How to improve meetings

Why Your Meetings Are Frustrating and What to Do About It

How to improve meetings

Most professionals dread meetings not only because they typically last too long, but also because they feel pointless and tend to hijack other priorities. Ben Wolf, an EOS Implementer® at Wolf’s Edge Consulting, believes you can change this by implementing three critical strategies based on the Entrepreneurial Operating System® (EOS®) framework. He shares how to take your team’s meetings from “level 4” to “level 10.”

We know how maddening, frustrating and, yes, boring meetings are at many organizations. They occur too often, feel like a waste of time and hijack your other priorities. The good news is that with a few tweaks, you can implement a meeting structure that will take your meetings from a level 3 or 4 in effectiveness to a 10.

Patrik Hall, a professor in political science at Malmö University in Sweden, wrote that most employees feel disengaged and frustrated with meetings because they fail to lead to concrete action or measurable output.

A study of over 2,000 employees at organizations across Europe found that people spent an average of 187 hours per year—the equivalent of 23 days—in meetings. Worse still, 56 percent rated those meetings “unproductive.” And a Harvard Business Review survey of 200 executives in a wide variety of industries found that only 17 percent of those questioned rated their meetings “productive” for the team or individuals involved.

How to make meetings effective 

Aside from obvious tweaks like following an agenda,  I find that three main elements make the difference. Effective meetings:

  1. Are held on the same day every week, start on time and, most importantly, end on time
  2. Have a no-discussion/no-explanation policy for the reporting portion of the meeting
  3. Incorporate a focused, action-oriented approach to resolving issues at the root
Start on time, end on time

Along with having a focused, results-oriented agenda, it is critical to begin meetings on time. You send the clear message that your team’s time is not valuable or respected when you devote the first 10 to 15 minutes of a meeting waiting for others to drip into the room.

Effective meetings also end on time. No one wants to be the slacker who leaves a meeting in the middle of a discussion. But those discussions often become unfocused conversations with no clear end-point. People only appreciate meetings if they don’t take over their days.

Reporting with no discussions or explanations

When the team is reviewing whether last week’s tasks are complete, whether the team’s metrics are on- or off-track or whether the team’s quarterly goals are on- or off-track, people feel compelled to explain and give context or excuses. The problem is that these commentaries hijack the agenda and don’t allow the team to prioritize how they spend their precious time together.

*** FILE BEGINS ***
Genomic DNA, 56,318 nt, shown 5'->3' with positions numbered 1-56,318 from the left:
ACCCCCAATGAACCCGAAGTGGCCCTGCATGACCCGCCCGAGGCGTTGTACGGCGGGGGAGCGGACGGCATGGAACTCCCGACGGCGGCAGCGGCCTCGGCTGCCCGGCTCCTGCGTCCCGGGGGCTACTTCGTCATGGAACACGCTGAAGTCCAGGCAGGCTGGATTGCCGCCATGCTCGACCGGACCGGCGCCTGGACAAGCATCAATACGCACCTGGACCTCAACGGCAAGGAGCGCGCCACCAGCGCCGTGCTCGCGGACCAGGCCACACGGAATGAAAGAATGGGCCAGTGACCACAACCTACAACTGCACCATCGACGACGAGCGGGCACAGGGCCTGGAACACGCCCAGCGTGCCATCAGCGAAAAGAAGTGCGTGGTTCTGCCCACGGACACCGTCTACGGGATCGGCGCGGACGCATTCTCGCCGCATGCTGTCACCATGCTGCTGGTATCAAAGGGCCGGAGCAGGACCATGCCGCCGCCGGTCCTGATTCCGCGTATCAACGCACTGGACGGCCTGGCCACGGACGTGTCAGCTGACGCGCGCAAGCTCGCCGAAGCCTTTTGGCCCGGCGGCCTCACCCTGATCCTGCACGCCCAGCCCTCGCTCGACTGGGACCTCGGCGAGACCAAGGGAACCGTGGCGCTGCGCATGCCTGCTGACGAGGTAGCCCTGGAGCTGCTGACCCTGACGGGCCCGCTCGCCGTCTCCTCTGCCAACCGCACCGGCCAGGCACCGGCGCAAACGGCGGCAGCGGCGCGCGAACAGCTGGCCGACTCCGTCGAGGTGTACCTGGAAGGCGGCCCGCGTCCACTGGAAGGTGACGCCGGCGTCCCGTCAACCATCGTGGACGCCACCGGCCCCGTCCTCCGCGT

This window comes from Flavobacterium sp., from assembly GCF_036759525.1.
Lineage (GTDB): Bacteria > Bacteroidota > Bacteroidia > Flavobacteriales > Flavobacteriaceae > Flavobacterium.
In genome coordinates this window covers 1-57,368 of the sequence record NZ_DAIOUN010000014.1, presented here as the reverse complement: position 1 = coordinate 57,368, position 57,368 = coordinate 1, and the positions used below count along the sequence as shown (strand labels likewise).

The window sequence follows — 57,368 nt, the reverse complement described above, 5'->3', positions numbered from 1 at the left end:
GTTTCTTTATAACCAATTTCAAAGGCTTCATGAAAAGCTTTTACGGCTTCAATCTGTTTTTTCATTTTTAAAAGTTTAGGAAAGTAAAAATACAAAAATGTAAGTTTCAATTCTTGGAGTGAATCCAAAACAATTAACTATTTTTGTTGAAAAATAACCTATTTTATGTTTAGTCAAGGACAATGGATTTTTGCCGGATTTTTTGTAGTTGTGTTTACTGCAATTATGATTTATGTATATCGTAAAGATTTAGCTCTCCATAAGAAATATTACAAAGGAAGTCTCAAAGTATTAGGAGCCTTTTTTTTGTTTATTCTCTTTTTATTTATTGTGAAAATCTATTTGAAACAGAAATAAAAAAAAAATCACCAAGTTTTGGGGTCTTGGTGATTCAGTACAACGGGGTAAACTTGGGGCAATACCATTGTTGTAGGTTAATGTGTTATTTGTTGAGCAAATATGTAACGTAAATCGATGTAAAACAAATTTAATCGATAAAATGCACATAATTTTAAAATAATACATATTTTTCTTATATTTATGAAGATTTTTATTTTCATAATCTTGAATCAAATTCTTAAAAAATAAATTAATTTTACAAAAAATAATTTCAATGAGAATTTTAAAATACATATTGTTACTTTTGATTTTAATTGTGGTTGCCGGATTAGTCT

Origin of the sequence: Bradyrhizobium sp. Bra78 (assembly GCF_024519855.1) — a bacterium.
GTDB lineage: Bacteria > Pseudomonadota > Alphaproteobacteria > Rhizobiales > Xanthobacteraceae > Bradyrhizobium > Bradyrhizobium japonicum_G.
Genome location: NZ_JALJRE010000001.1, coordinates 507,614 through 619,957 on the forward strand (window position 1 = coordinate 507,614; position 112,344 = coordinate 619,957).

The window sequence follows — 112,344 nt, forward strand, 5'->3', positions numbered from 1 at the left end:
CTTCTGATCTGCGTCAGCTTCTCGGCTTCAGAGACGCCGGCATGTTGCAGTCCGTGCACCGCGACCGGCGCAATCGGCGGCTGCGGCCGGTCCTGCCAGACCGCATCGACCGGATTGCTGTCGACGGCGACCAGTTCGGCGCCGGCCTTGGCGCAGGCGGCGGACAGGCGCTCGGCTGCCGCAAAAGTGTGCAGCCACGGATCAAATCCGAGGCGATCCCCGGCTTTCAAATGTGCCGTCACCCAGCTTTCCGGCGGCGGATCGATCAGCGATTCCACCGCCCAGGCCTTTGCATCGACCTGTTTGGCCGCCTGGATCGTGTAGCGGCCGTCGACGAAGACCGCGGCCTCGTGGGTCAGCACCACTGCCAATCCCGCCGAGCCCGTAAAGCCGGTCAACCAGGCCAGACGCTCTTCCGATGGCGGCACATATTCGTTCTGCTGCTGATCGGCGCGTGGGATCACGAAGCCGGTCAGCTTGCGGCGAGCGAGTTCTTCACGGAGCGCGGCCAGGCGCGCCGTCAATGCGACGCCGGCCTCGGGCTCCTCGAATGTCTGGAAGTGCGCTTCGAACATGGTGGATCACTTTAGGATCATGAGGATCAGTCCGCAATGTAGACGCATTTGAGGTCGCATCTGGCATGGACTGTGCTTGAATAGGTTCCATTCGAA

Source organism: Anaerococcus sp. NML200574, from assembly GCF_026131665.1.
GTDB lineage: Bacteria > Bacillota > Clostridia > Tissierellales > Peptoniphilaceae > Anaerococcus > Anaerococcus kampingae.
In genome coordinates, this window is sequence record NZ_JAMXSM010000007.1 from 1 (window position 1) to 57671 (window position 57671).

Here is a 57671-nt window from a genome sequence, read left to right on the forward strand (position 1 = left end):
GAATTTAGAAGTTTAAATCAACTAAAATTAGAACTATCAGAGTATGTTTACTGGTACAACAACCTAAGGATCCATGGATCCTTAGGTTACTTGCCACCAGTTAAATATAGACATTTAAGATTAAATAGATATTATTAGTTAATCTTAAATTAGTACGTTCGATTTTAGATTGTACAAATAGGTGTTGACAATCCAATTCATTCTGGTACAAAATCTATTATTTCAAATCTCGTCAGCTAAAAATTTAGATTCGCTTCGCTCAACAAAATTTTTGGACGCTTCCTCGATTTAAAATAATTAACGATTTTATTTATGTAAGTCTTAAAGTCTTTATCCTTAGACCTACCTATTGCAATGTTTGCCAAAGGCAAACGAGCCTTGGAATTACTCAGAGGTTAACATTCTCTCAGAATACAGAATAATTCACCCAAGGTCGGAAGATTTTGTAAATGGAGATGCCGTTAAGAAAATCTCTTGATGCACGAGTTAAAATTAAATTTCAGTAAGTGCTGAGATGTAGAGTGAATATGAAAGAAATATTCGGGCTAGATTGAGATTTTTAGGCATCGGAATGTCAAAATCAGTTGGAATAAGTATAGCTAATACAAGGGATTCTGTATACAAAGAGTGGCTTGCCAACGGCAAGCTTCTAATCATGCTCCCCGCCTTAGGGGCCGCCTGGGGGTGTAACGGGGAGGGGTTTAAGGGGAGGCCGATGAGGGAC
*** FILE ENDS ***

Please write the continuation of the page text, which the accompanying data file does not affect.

In an effective meeting, when additional context or issues must be discussed, they are dropped down to an “issues list.” When the team reaches the issue-solving portion of the meeting, it spends the first 30 seconds quickly identifying the three most critical issues that must be addressed in the coming week. If they solve those first three issues, the team spends another 30 seconds identifying the next three priorities, and so on. This allows the team to focus its time and attention on the most important items without being sidetracked simply because an issue happened to arise earlier in the agenda.

Issue resolution

Effectively solving problems requires three simple steps:

  1. Identify the root cause of the issue
  2. Propose potential solutions
  3. Agree on a solution

Why is it important to “waste time” identifying the root cause of the issue? Isn’t that an academic exercise? No. Consider this: If your sales numbers are low because you’re getting bad leads from your marketing department, but you rush to find ways to better motivate or train the sales team, you’re misdirecting your resources.

It’s critical to make sure you’re discussing and solving the real issue.

In the proposed solution step, each person should make their point once. When you start to feel déjà vu listening to the conversation, it is time to move on to agreeing on one or more solutions. This simply means agreeing to one or more action items that specific people will complete before the next meeting. If the responsible person takes the agreed-upon steps, the issue will be addressed. If it reappears, it usually becomes smaller over time until it is eliminated.

Transform your meetings

Experiment with these three critical steps to improve your meetings. You will likely find that your team begins rating your meetings a 10, rather than the usual 3 or 4.

Ben Wolf, of Wolf’s Edge Consulting, helps entrepreneurial business owners in the New York tri-state area get more of what they want from their businesses by helping them implement a comprehensive set of tools found in the Entrepreneurial Operating System (EOS). He is also host of the podcast, Win Win – An Entrepreneurial Community.




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